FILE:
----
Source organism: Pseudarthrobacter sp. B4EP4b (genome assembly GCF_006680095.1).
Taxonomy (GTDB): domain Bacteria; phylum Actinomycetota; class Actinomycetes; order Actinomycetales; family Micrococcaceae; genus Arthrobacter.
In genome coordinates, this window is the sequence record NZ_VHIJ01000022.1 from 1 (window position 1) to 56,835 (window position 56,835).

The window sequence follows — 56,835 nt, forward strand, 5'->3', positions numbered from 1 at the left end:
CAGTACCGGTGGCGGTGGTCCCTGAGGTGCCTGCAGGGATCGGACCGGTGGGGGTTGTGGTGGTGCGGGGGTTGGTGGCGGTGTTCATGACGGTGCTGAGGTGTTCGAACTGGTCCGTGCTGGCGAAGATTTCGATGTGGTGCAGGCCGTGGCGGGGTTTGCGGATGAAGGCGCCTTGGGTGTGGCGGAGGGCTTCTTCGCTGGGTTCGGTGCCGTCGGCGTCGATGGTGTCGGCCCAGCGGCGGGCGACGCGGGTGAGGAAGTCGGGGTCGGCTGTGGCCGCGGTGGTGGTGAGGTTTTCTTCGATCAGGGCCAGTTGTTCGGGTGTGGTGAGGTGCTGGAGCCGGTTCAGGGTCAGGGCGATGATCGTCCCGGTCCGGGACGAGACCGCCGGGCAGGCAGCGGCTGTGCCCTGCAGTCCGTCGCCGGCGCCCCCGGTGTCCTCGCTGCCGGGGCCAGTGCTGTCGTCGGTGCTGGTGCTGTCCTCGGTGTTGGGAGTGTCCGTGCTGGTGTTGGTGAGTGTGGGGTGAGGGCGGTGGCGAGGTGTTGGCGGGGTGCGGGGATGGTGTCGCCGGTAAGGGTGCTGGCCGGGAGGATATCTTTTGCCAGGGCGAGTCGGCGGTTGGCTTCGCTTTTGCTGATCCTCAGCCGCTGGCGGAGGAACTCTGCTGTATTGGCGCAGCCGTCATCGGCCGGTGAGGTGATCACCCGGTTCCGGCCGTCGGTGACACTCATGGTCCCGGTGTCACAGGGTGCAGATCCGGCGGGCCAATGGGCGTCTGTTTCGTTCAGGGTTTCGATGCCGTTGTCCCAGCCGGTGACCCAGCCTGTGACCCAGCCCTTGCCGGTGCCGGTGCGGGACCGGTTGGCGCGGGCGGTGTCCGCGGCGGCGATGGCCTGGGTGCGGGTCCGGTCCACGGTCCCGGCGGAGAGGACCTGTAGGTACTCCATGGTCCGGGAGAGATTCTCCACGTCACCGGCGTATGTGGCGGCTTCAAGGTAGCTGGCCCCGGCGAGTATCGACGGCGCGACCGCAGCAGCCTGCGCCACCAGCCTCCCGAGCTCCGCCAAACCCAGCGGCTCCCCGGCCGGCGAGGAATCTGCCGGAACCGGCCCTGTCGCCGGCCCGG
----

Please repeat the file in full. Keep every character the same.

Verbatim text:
Source organism: Pseudarthrobacter sp. B4EP4b (genome assembly GCF_006680095.1).
Taxonomy (GTDB): domain Bacteria; phylum Actinomycetota; class Actinomycetes; order Actinomycetales; family Micrococcaceae; genus Arthrobacter.
In genome coordinates, this window is the sequence record NZ_VHIJ01000022.1 from 1 (window position 1) to 56,835 (window position 56,835).

The window sequence follows — 56,835 nt, forward strand, 5'->3', positions numbered from 1 at the left end:
CAGTACCGGTGGCGGTGGTCCCTGAGGTGCCTGCAGGGATCGGACCGGTGGGGGTTGTGGTGGTGCGGGGGTTGGTGGCGGTGTTCATGACGGTGCTGAGGTGTTCGAACTGGTCCGTGCTGGCGAAGATTTCGATGTGGTGCAGGCCGTGGCGGGGTTTGCGGATGAAGGCGCCTTGGGTGTGGCGGAGGGCTTCTTCGCTGGGTTCGGTGCCGTCGGCGTCGATGGTGTCGGCCCAGCGGCGGGCGACGCGGGTGAGGAAGTCGGGGTCGGCTGTGGCCGCGGTGGTGGTGAGGTTTTCTTCGATCAGGGCCAGTTGTTCGGGTGTGGTGAGGTGCTGGAGCCGGTTCAGGGTCAGGGCGATGATCGTCCCGGTCCGGGACGAGACCGCCGGGCAGGCAGCGGCTGTGCCCTGCAGTCCGTCGCCGGCGCCCCCGGTGTCCTCGCTGCCGGGGCCAGTGCTGTCGTCGGTGCTGGTGCTGTCCTCGGTGTTGGGAGTGTCCGTGCTGGTGTTGGTGAGTGTGGGGTGAGGGCGGTGGCGAGGTGTTGGCGGGGTGCGGGGATGGTGTCGCCGGTAAGGGTGCTGGCCGGGAGGATATCTTTTGCCAGGGCGAGTCGGCGGTTGGCTTCGCTTTTGCTGATCCTCAGCCGCTGGCGGAGGAACTCTGCTGTATTGGCGCAGCCGTCATCGGCCGGTGAGGTGATCACCCGGTTCCGGCCGTCGGTGACACTCATGGTCCCGGTGTCACAGGGTGCAGATCCGGCGGGCCAATGGGCGTCTGTTTCGTTCAGGGTTTCGATGCCGTTGTCCCAGCCGGTGACCCAGCCTGTGACCCAGCCCTTGCCGGTGCCGGTGCGGGACCGGTTGGCGCGGGCGGTGTCCGCGGCGGCGATGGCCTGGGTGCGGGTCCGGTCCACGGTCCCGGCGGAGAGGACCTGTAGGTACTCCATGGTCCGGGAGAGATTCTCCACGTCACCGGCGTATGTGGCGGCTTCAAGGTAGCTGGCCCCGGCGAGTATCGACGGCGCGACCGCAGCAGCCTGCGCCACCAGCCTCCCGAGCTCCGCCAAACCCAGCGGCTCCCCGGCCGGCGAGGAATCTGCCGGAACCGGCCCTGTCGCCGGCCCGG